The second act drags a little, and I think it’s because the American characters are a little more one-dimensional, and focusing on them takes up valuable real estate for more ancient cult intrigue or deep character connections. Jason and Nick, for instance, could probably be merged into one character to make room for another Iraqi.
The American side of the main cast feels crowded, but there’s some compelling and campy drama to play through. CIA agent Rachel King is forced into close spaces with her estranged husband Eric, but she’s also having a thing with the traumatized but handsome marine Nick. This interpersonal drama plays out in small bursts, frequently interrupted by the arrival of vampires or infected versions of their fallen comrades.
Image: Supermassive Games/Bandai Namco
At the same time, painting the American protagonists as boorish and flawed people works with the horror themes of the game. The fall of empires is a major theme here, and developer Supermassive isn’t exactly shy about using this cast to explore those ideas. House of Ashes has some thoughts to share on imperialistic invaders, and even though I ended up disliking many of the characters, I sure did have fun watching them get slaughtered in a variety of brutal ways. It all leads up to a twist in the third act that is too good to spoil.
Little Hope, the second Dark Pictures Anthology game, was a railroad that led towards a very limited set of endings. House of Ashes is much more flexible, offering a variety of fates for your characters. In Man of Medan, the first entry, I took pride in getting our seafaring party out alive in a Shared Story. In House of Ashes, Supermassive returns to branching endings with a variety of satisfying fates. It’s absolutely restored my faith in the franchise, and I’m eagerly anticipating the next Dark Picture, which looks to be a Saw-style psychological thriller.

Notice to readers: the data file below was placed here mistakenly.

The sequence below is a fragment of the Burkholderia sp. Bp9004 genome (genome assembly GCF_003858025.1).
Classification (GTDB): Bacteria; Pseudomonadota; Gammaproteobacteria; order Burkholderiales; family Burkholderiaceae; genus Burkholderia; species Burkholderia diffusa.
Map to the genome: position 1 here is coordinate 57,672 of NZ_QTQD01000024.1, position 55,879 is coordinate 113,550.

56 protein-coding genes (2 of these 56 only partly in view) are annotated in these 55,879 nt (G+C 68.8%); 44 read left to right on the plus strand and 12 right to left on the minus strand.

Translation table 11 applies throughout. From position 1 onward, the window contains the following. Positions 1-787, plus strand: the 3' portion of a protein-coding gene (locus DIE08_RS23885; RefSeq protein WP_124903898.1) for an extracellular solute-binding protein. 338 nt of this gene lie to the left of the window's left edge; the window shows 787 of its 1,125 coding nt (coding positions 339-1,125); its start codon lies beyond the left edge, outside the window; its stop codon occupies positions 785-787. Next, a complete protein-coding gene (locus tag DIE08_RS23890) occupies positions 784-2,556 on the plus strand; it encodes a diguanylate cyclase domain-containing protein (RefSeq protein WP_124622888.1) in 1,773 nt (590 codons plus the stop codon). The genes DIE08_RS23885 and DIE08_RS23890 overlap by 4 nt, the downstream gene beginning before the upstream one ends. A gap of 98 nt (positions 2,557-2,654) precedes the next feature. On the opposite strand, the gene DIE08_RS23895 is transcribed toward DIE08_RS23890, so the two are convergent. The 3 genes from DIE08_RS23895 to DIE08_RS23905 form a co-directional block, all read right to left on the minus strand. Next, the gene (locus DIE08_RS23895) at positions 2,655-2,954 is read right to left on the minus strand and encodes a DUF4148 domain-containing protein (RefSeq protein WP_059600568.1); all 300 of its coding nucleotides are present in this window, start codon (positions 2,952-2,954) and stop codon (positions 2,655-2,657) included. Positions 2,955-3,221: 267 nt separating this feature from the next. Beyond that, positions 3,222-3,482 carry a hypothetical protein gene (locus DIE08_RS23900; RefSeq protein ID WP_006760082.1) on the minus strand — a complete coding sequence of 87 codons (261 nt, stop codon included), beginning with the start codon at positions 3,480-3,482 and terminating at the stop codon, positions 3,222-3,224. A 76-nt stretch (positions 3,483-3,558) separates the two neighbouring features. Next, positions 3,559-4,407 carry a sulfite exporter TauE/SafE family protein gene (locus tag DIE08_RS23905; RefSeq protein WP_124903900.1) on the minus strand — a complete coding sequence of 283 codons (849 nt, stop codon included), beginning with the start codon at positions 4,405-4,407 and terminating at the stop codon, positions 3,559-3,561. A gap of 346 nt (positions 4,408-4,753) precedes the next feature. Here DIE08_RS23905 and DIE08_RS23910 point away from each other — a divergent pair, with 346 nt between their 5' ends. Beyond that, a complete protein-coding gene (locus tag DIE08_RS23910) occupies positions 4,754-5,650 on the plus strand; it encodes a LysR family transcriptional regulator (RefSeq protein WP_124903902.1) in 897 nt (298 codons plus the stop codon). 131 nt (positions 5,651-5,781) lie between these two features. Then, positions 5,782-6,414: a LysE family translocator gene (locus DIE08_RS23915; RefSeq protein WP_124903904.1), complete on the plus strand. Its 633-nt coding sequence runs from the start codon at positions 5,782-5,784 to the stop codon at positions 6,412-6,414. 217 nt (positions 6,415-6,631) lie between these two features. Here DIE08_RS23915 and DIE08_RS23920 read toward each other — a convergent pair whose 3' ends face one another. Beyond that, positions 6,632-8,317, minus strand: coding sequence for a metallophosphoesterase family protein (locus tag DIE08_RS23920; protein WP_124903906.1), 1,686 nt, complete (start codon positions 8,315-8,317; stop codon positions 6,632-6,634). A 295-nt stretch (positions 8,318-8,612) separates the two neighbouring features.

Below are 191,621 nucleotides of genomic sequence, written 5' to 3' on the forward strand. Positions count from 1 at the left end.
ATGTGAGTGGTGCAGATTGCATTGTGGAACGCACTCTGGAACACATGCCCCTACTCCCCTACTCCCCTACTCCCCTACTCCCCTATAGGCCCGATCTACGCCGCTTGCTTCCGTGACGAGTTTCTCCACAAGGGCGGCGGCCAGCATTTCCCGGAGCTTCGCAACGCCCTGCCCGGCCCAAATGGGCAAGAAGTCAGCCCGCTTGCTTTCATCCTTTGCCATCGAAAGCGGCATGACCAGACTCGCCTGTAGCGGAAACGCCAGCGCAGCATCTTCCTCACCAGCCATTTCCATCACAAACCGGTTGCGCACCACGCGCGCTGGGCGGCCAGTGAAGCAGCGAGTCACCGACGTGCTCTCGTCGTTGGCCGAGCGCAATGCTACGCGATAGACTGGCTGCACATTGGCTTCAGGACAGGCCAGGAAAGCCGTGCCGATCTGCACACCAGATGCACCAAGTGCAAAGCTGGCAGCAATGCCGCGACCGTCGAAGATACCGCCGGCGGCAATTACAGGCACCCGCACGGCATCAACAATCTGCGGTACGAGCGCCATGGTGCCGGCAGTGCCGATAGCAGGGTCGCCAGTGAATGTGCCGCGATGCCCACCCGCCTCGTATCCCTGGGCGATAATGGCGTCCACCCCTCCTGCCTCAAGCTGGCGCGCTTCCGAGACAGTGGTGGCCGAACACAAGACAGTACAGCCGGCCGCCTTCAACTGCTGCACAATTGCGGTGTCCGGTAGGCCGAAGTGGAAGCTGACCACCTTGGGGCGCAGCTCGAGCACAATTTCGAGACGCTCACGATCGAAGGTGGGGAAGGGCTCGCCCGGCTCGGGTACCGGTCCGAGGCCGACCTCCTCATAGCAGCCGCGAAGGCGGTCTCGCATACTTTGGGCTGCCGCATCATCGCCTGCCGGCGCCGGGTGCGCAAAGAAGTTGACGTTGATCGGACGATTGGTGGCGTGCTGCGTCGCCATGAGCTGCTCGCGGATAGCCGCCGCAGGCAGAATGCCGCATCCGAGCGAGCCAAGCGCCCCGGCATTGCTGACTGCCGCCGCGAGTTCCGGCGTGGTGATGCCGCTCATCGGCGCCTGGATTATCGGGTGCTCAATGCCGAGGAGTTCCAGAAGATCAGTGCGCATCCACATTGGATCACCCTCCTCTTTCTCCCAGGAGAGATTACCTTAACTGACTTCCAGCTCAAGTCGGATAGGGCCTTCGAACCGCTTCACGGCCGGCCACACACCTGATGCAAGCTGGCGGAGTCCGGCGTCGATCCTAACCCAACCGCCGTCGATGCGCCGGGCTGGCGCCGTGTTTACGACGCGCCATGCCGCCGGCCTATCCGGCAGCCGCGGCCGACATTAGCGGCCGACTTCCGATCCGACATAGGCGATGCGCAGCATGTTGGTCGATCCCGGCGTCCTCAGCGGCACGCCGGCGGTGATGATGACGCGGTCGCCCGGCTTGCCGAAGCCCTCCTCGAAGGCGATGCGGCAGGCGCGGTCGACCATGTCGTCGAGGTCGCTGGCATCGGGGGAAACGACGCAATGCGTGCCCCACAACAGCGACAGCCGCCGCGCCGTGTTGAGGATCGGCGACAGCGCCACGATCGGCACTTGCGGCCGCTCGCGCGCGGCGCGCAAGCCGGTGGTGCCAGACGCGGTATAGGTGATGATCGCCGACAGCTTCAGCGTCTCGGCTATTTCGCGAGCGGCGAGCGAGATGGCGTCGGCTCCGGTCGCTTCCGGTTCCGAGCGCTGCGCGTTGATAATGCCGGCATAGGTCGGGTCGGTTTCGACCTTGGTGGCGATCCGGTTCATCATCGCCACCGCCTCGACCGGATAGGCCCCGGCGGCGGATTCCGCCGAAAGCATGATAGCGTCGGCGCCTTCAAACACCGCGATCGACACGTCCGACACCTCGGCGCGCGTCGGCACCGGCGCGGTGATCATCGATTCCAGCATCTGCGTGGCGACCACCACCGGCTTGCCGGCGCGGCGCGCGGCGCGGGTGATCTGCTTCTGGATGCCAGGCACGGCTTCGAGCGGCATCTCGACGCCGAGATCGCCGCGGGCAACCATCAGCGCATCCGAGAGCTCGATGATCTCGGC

House of Ashes doesn’t make any great leaps in gameplay or structure, but in terms of narrative, it relentlessly swings for the fences. There are times when the writing doesn’t quite land, but the awkward moments rarely stick around for long thanks to the game’s expert pacing. It’s a fantastic horror social experience, just in time for Halloween, and it’s enough to get me back into the deep lore and hidden secrets of the Dark Pictures Anthology.
House of Ashes is available on PlayStation 4, PlayStation 5, Windows PC, Xbox One, and Xbox Series X. The game was played on PC in Shared Story mode using a code provided by Supermassive Games. Vox Media has affiliate partnerships. These do not influence editorial content, though Vox Media may earn commissions for products purchased via affiliate links. You can find additional information about Polygon’s ethics policy here.